• Tarik Cohen rebounded from a poor week 2 effort as well. He made a big play in the first half and a huge play in OT that jump-started the Bears’ offense and should have won the game (he was incorrectly ruled out of bounds, costing him a tochdown). His electricity showed up in limited touches (though 16 is still too many). Perhaps equally important, the Bears finally started using him properly. His small size means that he can’t sustain as many touches as he’s been getting, so this week they started using fakes to him to open things up for others. They ran him around on a fake reverse several times, and this helped open up the running game for Howard.
  • While we’re talking about running backs, Benny Cunningham was back from an ankle sprain today and made a few nice plays on 3rd down. Twice he caught checkdown passes way short of the sticks and turned them into a new set of downs for the Bears.
  • Now for the quarterback, which is a lot less fun to talk about: it’s been 3 weeks and 3 bad games for Mike Glennon, who completed 5 passes (none of them to wide receivers) on 8 pass attempts for 31 yards in the first half. Despite this incompetence, the Bears still held a ten point halftime lead; just imagine how good this team could be if their quarterback wasn’t completely terrible. It stunts their entire offense, from the play calling to the run game.

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113 Comments

Bears Thump Niners & There’s Plenty To Feel Good About

| December 5th, 2016

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You will hear it across Chicago today: “…but the Niners suck.” And there’s no denying that fact. The Niners do, in fact, suck. They are probably the league’s worst team. (I don’t consider Cleveland a team.) But good teams beat sucky teams convincingly. Good teams play meaningless fourth quarters against sucky teams. And the Bears, with their third or fourth-string quarterback, looked an awful lot like a good team yesterday.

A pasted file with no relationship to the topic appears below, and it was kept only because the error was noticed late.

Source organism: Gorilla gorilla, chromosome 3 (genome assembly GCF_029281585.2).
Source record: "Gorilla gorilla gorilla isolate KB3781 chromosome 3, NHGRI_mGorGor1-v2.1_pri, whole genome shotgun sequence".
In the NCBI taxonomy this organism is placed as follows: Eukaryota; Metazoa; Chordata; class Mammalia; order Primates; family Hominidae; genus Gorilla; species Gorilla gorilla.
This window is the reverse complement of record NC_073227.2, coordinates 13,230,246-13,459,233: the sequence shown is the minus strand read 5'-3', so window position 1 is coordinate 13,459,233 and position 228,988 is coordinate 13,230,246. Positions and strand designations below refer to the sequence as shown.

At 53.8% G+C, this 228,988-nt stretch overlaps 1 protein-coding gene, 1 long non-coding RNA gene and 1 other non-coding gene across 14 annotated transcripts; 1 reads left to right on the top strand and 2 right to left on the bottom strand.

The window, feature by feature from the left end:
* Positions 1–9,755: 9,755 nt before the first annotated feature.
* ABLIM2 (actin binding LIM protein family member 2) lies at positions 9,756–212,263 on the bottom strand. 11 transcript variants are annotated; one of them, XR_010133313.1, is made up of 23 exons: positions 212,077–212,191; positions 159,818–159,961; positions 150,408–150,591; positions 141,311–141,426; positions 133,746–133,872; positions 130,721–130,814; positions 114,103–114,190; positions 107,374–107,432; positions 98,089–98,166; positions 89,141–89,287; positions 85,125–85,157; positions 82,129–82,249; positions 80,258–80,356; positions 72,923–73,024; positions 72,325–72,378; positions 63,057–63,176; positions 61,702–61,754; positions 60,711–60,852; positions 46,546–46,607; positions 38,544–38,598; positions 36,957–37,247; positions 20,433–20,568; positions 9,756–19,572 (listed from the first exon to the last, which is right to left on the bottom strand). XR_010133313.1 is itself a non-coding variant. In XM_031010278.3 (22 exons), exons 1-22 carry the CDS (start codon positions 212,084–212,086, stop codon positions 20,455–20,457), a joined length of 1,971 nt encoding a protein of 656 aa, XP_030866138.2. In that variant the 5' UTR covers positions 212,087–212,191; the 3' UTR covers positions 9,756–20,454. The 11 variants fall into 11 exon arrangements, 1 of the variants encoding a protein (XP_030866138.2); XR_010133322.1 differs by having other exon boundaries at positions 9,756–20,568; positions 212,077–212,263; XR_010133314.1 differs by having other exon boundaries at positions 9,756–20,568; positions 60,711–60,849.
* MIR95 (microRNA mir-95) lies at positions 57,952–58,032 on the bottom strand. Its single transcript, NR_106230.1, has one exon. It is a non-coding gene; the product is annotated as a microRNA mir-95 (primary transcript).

Rapid fire…

  • I’ve been using #barkleytime as something of a joke but, you know, I’m starting to think it might not be. As impressive as Barkley was against the Titans a week ago, he was ten times more impressive in the conditions at Soldier Field yesterday. And if het got a little more help from his receivers, he might have been staring down a gaudy stat line. Nevertheless, a near-100 quarterback rating in the slush when the opposing quarterbacks looked like Abbot & Costello Meet the Snow, is exemplary. (More on Barkley coming later today/tomorrow.)
  • I can’t remember seeing a two-win team play with the emotion the Bears played with yesterday. Defensively, offensively, everything. They were fired up from the opening whistle. Seeing that makes me want to slap all the “they should lose” people across their faces.
  • Jordan Howard. That is all. No, that’s not all. His five-yard touchdown run may be my favorite play of the season. The Niners weren’t keeping him out of the end zone with 18 defenders.
  • Say this about Josh Bellamy: he gets open! And I give the Bears coaching staff/QB credit for sticking with him after the second big drop. I would have sat him on the bench and left him there. They didn’t and they were handsomely rewarded for it.
  • Noah Spence is having a terrific year in Tampa and Joey Bosa is terrific but Leonard Floyd may now be the front-runner (as predicted here) for defensive rookie of the year. If Floyd can get his sack total into double digits, I’m not sure they can keep the award away from him.

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217 Comments

Bears Fall Short in Indy: Rapid Fire

| October 10th, 2016

Hard game to get emotional about. But there’s things to talk about so let’s talk about them.

  • Brian Hoyer played a terrific game for a backup quarterback. But when your team racks up 500+ yards and scores only 23 points, it’s time to start asking why. Hoyer doesn’t extend plays with his legs. He doesn’t throw the ball to the Bears best player (for some bizarre reason). And…he’s just limited. Jay Cutler wins Sunday’a game. And I happen to believe he wins it by a couple of touchdowns.
  • Hoyer dinks and dunks. His drives take 10-12 plays to get into the end zone. Those drives can be derailed entirely by one mistake or penalty. Penalties told the story of the game.
  • John Fox, through five games, is having a rough season. Challenges, timeouts, personnel decisions…etc. One has to wonder if he has any feel for this roster right now. Sadly, Fox can’t be properly evaluated until the actual team is on the field.
  • Why would you bench Bryce Callahan? Let the kid learn on the field. He was playing a solid game yesterday.
  • Terrific performance from Cameron Meredith. The fumble was bad, and cost the Bears the game, but his emergence was far more significant.